Ministry of Aboriginal Affairs
- Location: Toronto
- Lawyers: 10
- Articling Students: TBD
- Summer Law Students: 1
- Types of Law: Aboriginal
Who we are
The Ministry of Aboriginal Affairs (MAA) leads on Aboriginal policy development and coordination, and negotiates and settles land claims. It also manages Ontario’s relationships with First Nations, Aboriginal organizations (including Métis, Native women, off-reserve Aboriginal peoples), and the federal government.
The Legal Services Branch (LSB) provides a full range of legal services to support the work of the MAA. The branch works with counsel across the government to assist with the provision of advice on matters related to Aboriginal peoples and their rights and assertions, with a particular emphasis on consultation issues.
What we do
Our lawyers are responsible for providing lead legal support for high profile, complex Aboriginal negotiations, and the development of policies on Aboriginal matters that have complex and cross-ministry implications.
Having expertise in Aboriginal law and related Constitutional and legal areas, lawyers are responsible for the following:
- Negotiating and drafting multi-party dispute resolution agreements
- Researching and providing legal advice on Aboriginal policy, land claims, governance, Constitutional law, and Freedom of Information/Protection of Privacy matters, etc.
- Overseeing drafting of legal documents, briefing notes, and correspondence
- Briefing senior management.
Our major cases
- Casino Rama Revenue Agreement: An agreement between Ontario and First Nations in Ontario whereby First Nations receive a share of Casino Rama net revenues for five designated purposes.
- Michipicoten Boundary Claim Settlement Agreement: MAA counsel:
- Prepared the legal opinion in relation to the claim
- Assisted in the development of a negotiating mandate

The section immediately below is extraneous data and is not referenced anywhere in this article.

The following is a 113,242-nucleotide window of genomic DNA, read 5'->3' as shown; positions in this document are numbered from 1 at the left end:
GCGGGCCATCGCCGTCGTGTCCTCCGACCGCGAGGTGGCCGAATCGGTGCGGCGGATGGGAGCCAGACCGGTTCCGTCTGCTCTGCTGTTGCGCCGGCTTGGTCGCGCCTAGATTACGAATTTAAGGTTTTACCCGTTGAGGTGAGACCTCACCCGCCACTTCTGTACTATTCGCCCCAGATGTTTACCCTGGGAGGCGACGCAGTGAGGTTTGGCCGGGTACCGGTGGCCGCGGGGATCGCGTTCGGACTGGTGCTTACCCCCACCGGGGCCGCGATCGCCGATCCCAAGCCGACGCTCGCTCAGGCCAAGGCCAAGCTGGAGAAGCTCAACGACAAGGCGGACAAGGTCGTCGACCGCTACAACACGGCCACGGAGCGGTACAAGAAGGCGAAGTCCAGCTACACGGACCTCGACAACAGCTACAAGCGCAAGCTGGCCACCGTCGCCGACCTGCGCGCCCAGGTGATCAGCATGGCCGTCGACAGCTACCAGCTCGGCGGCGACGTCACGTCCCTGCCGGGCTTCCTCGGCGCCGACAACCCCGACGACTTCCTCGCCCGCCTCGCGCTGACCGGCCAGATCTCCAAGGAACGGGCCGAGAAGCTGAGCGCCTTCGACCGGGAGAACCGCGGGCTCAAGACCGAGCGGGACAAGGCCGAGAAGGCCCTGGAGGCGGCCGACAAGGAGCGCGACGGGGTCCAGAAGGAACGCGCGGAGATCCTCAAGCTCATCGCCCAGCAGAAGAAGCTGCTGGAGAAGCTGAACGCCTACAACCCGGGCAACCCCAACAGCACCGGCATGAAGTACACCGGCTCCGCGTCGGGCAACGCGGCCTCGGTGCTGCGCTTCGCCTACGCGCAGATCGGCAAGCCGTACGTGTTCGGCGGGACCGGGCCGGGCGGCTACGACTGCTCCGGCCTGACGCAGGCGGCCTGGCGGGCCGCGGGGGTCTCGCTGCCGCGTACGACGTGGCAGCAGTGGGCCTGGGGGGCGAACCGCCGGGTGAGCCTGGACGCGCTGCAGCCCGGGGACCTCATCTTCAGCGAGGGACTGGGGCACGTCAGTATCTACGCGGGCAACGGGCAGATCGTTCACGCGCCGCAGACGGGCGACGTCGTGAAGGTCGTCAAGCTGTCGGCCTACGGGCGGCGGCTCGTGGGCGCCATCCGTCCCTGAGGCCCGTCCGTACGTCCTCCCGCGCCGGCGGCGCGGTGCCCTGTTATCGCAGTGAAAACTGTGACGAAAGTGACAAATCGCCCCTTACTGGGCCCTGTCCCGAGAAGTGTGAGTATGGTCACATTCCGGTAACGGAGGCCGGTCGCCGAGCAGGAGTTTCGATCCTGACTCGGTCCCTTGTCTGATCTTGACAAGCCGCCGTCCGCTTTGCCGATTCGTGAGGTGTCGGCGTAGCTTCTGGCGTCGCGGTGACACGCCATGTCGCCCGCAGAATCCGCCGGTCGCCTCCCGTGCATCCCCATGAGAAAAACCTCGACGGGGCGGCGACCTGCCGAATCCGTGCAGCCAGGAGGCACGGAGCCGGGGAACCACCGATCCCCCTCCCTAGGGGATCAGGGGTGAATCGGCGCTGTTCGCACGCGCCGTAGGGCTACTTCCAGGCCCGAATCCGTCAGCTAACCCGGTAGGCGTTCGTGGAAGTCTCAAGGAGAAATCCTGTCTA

- As a member of the land claim negotiating team, provided legal and strategic advice to chief negotiator and team members
- Drafted the land claim settlement agreement with counsel for the First Nation and Canada
- Advised Ontario’s implementation coordinator in connection with the implementation of the settlement agreement, including drafting related orders in council etc.
- Rat Portage vs. Ontario, Canada: A land claim that was litigated and settled in five parts over several decades. The last portion was settled this year.
What students do
The MAA articling student will assist in legal research and writing assignments under the direction of counsel. Tasks may include:
- Gathering primary and secondary research sources
- Surveying case law that impacts the practice of Aboriginal law in Ontario and nationally
- Reviewing materials and working with counsel to identify preliminary legal research
- Providing overviews and summarizing cases/decisions
- Drafting memos to counsel on legal developments.
The summer law student is involved in a variety of work, similar to that of the articling student. Thorough orientation is important to the summer law agenda and the student is provided many opportunities to gain a better understanding of the Legal Services Division, MAA, and the legal issues involved. This includes events such as library tours, educational courses, and attending land claim negotiations with lawyers. Throughout the summer experience, the student is assigned a mentor to work alongside them to provide advice, direction, and take an active role within the student’s program.
Why choose us
Working in the Legal Services Branch at MAA will provide a comprehensive experience for students in the area of Aboriginal law. Students will also have an excellent opportunity to engage in work with other ministries on a range of legal issues.